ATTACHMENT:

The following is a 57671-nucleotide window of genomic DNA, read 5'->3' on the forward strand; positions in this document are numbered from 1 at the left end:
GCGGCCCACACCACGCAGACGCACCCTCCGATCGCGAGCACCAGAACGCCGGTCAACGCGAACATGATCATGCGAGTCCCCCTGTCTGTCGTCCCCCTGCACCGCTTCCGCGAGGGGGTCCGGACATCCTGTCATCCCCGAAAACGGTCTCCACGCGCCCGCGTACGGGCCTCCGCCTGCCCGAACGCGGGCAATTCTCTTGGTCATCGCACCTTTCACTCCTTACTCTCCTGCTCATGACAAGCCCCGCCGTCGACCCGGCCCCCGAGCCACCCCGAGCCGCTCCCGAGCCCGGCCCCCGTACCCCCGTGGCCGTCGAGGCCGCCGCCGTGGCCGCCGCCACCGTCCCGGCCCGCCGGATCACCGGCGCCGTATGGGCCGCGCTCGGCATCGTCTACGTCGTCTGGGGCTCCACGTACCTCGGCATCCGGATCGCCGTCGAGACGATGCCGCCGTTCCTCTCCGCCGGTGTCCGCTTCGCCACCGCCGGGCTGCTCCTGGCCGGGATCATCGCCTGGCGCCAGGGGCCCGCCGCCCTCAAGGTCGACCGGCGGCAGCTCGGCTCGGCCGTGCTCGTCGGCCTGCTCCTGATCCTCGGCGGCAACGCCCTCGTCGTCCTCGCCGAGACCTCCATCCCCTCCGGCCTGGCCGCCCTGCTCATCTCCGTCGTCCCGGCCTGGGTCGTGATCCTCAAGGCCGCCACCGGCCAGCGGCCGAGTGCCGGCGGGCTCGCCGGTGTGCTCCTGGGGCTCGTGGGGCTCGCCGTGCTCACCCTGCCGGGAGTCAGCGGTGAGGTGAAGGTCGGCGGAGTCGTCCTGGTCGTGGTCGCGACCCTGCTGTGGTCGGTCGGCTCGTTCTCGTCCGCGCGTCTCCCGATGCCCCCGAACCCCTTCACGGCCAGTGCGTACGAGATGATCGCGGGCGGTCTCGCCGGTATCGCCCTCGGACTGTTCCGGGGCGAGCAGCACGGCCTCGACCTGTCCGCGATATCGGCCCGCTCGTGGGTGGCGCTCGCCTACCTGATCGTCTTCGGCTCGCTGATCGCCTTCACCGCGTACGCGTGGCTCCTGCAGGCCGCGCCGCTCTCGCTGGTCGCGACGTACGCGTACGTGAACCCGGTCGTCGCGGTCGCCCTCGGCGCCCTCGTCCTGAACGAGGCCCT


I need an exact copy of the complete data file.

The following is a 57671-nucleotide window of genomic DNA, read 5'->3' on the forward strand; positions in this document are numbered from 1 at the left end:
GCGGCCCACACCACGCAGACGCACCCTCCGATCGCGAGCACCAGAACGCCGGTCAACGCGAACATGATCATGCGAGTCCCCCTGTCTGTCGTCCCCCTGCACCGCTTCCGCGAGGGGGTCCGGACATCCTGTCATCCCCGAAAACGGTCTCCACGCGCCCGCGTACGGGCCTCCGCCTGCCCGAACGCGGGCAATTCTCTTGGTCATCGCACCTTTCACTCCTTACTCTCCTGCTCATGACAAGCCCCGCCGTCGACCCGGCCCCCGAGCCACCCCGAGCCGCTCCCGAGCCCGGCCCCCGTACCCCCGTGGCCGTCGAGGCCGCCGCCGTGGCCGCCGCCACCGTCCCGGCCCGCCGGATCACCGGCGCCGTATGGGCCGCGCTCGGCATCGTCTACGTCGTCTGGGGCTCCACGTACCTCGGCATCCGGATCGCCGTCGAGACGATGCCGCCGTTCCTCTCCGCCGGTGTCCGCTTCGCCACCGCCGGGCTGCTCCTGGCCGGGATCATCGCCTGGCGCCAGGGGCCCGCCGCCCTCAAGGTCGACCGGCGGCAGCTCGGCTCGGCCGTGCTCGTCGGCCTGCTCCTGATCCTCGGCGGCAACGCCCTCGTCGTCCTCGCCGAGACCTCCATCCCCTCCGGCCTGGCCGCCCTGCTCATCTCCGTCGTCCCGGCCTGGGTCGTGATCCTCAAGGCCGCCACCGGCCAGCGGCCGAGTGCCGGCGGGCTCGCCGGTGTGCTCCTGGGGCTCGTGGGGCTCGCCGTGCTCACCCTGCCGGGAGTCAGCGGTGAGGTGAAGGTCGGCGGAGTCGTCCTGGTCGTGGTCGCGACCCTGCTGTGGTCGGTCGGCTCGTTCTCGTCCGCGCGTCTCCCGATGCCCCCGAACCCCTTCACGGCCAGTGCGTACGAGATGATCGCGGGCGGTCTCGCCGGTATCGCCCTCGGACTGTTCCGGGGCGAGCAGCACGGCCTCGACCTGTCCGCGATATCGGCCCGCTCGTGGGTGGCGCTCGCCTACCTGATCGTCTTCGGCTCGCTGATCGCCTTCACCGCGTACGCGTGGCTCCTGCAGGCCGCGCCGCTCTCGCTGGTCGCGACGTACGCGTACGTGAACCCGGTCGTCGCGGTCGCCCTCGGCGCCCTCGTCCTGAACGAGGCCCT